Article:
Combination based. In some instances, businesses that require employees to perform both office and customer-facing duties can shorten on-site work shifts and direct employees to complete the remainder of their workday in a designated alternative location—on or off-site.
Planning to Implement a Split Operation
Businesses should use a standardized and disciplined lifecycle approach to developing and managing their split operation. This lifecycle is an iterative process for businesses to gather and analyze pertinent information to inform the design, execution, and monitoring of the modified operating model. For each step in the lifecycle (Identify, Analyze, Design, Execute, and Measure), split operation planners should incorporate objective measures of performance that enable monitoring and subsequent adaptation of operations, methods, and requirements as results indicate. The chief operating officer, chief information security officer, or business continuity manager should develop the methods and requirements of a split operation with business process owners.
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During a disease outbreak, such as COVID-19, the focus is on minimizing cross infection. In this type of event, split operation design fuses relevant parts of a business’s business continuity plan (BCP) with COVID-19 safe work practices to inform worksite and distancing methods (time and physical distance). The BCP includes information on mission critical operations and constraints; mission essential staff, skills, and functions; available communication technologies; delegated authorities; and customer requirements. Together with BCP information, planners design the split operation around three control points: access control, health and hygiene, and employee management.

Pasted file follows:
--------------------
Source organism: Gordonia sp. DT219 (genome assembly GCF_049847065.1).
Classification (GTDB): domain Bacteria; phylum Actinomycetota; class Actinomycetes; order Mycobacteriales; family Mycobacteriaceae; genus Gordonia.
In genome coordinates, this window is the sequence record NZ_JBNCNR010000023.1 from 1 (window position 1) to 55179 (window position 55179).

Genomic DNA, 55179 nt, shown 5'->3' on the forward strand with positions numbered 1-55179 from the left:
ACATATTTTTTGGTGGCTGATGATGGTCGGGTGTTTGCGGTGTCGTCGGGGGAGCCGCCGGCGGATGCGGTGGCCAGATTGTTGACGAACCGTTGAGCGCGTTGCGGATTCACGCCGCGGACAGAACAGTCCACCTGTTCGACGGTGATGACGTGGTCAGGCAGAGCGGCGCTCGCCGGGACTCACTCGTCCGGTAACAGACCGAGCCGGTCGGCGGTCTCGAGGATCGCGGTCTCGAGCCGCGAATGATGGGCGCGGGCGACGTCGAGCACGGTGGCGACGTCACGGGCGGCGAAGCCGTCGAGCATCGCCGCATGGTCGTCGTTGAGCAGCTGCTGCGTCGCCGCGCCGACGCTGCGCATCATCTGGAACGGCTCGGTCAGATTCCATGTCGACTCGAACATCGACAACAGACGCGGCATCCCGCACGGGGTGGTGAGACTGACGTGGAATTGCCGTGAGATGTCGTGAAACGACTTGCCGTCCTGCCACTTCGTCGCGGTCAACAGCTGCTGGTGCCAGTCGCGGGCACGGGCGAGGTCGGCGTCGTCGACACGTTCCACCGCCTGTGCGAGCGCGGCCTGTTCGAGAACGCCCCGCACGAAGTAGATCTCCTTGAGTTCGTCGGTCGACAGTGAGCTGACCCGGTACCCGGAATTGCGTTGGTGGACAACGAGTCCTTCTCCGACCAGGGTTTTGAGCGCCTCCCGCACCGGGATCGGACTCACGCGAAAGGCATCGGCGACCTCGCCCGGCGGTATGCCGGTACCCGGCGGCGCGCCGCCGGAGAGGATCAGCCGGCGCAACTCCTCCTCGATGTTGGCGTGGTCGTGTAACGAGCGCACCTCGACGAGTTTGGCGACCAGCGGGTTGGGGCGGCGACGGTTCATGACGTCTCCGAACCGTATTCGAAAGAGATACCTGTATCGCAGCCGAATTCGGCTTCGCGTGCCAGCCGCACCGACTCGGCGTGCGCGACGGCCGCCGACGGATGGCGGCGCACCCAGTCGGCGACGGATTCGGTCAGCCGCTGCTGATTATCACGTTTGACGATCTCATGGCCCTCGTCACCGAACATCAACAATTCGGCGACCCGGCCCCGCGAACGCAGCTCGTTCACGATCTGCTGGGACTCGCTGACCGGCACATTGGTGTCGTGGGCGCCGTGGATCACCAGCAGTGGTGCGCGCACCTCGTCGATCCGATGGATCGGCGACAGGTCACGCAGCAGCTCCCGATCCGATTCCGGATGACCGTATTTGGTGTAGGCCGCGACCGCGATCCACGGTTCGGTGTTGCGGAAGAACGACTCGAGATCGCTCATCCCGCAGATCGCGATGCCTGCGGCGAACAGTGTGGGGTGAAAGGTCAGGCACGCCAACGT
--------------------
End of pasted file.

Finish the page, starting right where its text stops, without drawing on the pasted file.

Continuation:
Once the framework is designed, businesses then adapt existing processes and procedures to meet current conditions. These would include defining work objectives, work handover, and communication processes that ensure the best use of the available employees’ time. Split operations planners must also consider overall workload and other demands on existing business processes.